On top of that, Lakera is also addressing LLM-enabled misinformation or factual inaccuracies. According to Haber, there are two scenarios where Lakera can help with so-called “hallucinations” — when the output of the LLM contradicts the initial system instructions, and where the output of the model is factually incorrect based on reference knowledge.
“In either case, our customers provide Lakera with the context that the model interacts in, and we make sure that the model doesn’t act outside of those bounds,” Haber said.
So really, Lakera is a bit of a mixed bag spanning security, safety, and data privacy.
EU AI Act
With the first major set of AI regulations on the horizon in the form of the EU AI Act, Lakera is launching at an opportune moment in time. Specifically, Article 28b of the EU AI Act focuses on safeguarding generative AI models through imposing legal requirements on LLM providers, obliging them to identify risks and put appropriate measures in place.
In fact, Haber and his two co-founders have served in advisory roles to the Act, helping to lay some of the technical foundations ahead of the introduction — which is expected some time in the next year or two.
“There are some uncertainties around how to actually regulate generative AI models, distinct from the rest of AI,” Haber said. “We see technological progress advancing much more quickly than the regulatory landscape, which is very challenging. Our our role in these conversations is to share developer-first perspectives, because we want to complement policymaking with an understanding of when you put out these regulatory requirements, what do they actually mean for the people in the trenches that are bringing these models out into production?”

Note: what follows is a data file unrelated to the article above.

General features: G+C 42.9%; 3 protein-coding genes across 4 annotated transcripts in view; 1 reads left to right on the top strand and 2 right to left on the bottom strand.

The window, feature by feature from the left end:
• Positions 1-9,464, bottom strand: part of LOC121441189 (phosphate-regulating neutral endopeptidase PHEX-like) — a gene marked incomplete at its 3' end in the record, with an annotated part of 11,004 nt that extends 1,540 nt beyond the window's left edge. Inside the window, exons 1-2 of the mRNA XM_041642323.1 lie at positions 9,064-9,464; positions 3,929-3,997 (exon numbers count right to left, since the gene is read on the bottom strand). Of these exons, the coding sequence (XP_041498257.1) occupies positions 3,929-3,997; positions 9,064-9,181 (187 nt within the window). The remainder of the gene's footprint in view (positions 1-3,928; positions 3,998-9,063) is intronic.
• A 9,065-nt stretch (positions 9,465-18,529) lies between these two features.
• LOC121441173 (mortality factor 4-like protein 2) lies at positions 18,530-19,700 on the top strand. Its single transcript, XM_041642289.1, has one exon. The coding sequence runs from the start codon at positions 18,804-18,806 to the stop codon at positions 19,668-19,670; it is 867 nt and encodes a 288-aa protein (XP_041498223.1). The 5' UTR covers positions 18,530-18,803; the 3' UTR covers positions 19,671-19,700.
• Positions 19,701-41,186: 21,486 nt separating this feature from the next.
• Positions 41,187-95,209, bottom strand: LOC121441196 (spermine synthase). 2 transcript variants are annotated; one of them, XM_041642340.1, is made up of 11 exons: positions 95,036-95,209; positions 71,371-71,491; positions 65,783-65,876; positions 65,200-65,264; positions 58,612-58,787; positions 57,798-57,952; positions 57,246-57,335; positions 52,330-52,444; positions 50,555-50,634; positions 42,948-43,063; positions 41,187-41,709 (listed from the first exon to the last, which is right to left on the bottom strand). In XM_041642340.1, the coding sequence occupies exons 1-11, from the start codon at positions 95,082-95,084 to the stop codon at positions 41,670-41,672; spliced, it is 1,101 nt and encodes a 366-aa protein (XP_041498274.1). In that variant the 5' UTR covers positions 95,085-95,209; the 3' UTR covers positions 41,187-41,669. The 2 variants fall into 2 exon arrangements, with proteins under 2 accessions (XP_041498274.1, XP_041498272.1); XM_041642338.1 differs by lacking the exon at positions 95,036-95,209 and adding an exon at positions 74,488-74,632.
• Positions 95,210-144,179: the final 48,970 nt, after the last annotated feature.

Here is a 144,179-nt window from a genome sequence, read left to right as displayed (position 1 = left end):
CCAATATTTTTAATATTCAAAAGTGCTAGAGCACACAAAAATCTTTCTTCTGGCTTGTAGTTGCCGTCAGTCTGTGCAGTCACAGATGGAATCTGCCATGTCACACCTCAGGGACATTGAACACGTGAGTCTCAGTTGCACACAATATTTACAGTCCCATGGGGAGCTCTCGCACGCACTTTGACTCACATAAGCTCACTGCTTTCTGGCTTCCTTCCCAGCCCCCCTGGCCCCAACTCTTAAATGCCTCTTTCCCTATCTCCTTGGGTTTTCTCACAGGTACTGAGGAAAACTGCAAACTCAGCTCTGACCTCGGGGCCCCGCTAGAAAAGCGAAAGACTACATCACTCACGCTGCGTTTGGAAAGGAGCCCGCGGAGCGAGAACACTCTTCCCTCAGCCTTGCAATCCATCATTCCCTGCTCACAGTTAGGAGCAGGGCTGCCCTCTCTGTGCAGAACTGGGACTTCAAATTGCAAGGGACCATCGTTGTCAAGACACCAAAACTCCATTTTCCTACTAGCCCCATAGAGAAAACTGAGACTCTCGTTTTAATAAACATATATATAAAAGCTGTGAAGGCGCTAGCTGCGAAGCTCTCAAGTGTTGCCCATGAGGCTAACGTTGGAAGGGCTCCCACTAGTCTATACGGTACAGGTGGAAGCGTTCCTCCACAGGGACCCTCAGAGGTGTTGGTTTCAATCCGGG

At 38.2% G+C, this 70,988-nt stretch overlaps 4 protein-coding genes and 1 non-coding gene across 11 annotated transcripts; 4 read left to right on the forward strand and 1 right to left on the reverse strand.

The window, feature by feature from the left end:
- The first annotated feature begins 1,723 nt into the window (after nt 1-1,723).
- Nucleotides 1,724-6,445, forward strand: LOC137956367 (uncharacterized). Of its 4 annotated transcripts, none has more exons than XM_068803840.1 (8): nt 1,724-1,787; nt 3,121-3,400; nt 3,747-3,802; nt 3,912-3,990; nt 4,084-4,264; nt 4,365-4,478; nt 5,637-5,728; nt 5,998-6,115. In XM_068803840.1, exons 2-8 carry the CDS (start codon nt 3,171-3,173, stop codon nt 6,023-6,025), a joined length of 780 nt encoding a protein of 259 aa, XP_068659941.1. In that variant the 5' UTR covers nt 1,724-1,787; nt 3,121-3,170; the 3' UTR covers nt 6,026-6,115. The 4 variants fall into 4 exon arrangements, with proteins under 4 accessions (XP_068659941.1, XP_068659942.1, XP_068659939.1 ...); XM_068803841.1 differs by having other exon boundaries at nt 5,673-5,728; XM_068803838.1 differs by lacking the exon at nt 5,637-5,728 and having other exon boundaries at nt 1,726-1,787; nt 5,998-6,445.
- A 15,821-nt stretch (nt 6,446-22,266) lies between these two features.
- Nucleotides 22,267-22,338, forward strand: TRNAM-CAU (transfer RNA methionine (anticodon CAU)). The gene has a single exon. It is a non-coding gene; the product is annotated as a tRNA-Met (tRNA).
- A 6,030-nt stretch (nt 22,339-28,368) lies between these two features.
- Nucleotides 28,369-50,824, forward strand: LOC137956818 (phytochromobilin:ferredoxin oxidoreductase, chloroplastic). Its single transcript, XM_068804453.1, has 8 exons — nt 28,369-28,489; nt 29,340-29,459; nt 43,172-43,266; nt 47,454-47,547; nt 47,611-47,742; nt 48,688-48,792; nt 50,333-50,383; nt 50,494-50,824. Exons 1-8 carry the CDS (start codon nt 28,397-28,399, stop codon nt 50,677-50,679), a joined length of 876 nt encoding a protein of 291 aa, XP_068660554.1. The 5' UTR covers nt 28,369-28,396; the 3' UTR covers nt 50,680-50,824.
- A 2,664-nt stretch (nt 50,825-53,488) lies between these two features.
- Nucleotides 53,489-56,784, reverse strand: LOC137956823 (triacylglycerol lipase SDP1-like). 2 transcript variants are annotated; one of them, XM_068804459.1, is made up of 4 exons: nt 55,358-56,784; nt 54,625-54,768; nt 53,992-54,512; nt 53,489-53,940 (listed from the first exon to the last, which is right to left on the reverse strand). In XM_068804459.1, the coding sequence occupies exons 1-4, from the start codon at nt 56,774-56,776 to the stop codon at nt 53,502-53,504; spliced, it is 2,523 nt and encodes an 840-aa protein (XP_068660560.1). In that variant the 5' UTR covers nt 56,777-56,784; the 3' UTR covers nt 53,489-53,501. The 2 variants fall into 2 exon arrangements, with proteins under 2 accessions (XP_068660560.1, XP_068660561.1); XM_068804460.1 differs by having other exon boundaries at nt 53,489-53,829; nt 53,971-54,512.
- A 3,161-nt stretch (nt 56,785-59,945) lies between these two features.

The security blocker
The bottom line is that while ChatGPT and its ilk have taken the world by storm these past 9 months like few other technologies have in recent times, enterprises are perhaps more hesitant to adopt generative AI in their applications due to security concerns.
“We speak to some of the coolest startups to some of the world’s leading enterprises — they either already have these [generative AI apps] in production, or they’re looking at the next three to six months,” Haber said. “And we are already working with them behind the scenes to make sure they can roll this out without any problems. Security is a big blocker for many of these [companies] to bring their generative AI apps to production, which is where we come in.”
Founded out of Zurich in 2021, Lakera already claims major paying customers which it says it’s not able to name-check due to the security implications of revealing too much about the kinds of protective tools that they’re using. However, the company has confirmed that LLM developer Cohere — a company that recently attained a $2 billion valuation — is a customer, alongside a “leading enterprise cloud platform” and “one of the world’s largest cloud storage services.”
With $10 million in the bank, the company is fairly well-financed to build out its platform now that it’s officially in the public domain.
“We want to be there as people integrate generative AI into their stacks, to make sure these are secure and the risks are mitigated,” Haber said. “So we will evolve the product based on the threat landscape.”
Lakera’s investment was led by Swiss VC Redalpine, with additional capital provided by Fly Ventures, Inovia Capital, and several angel investors.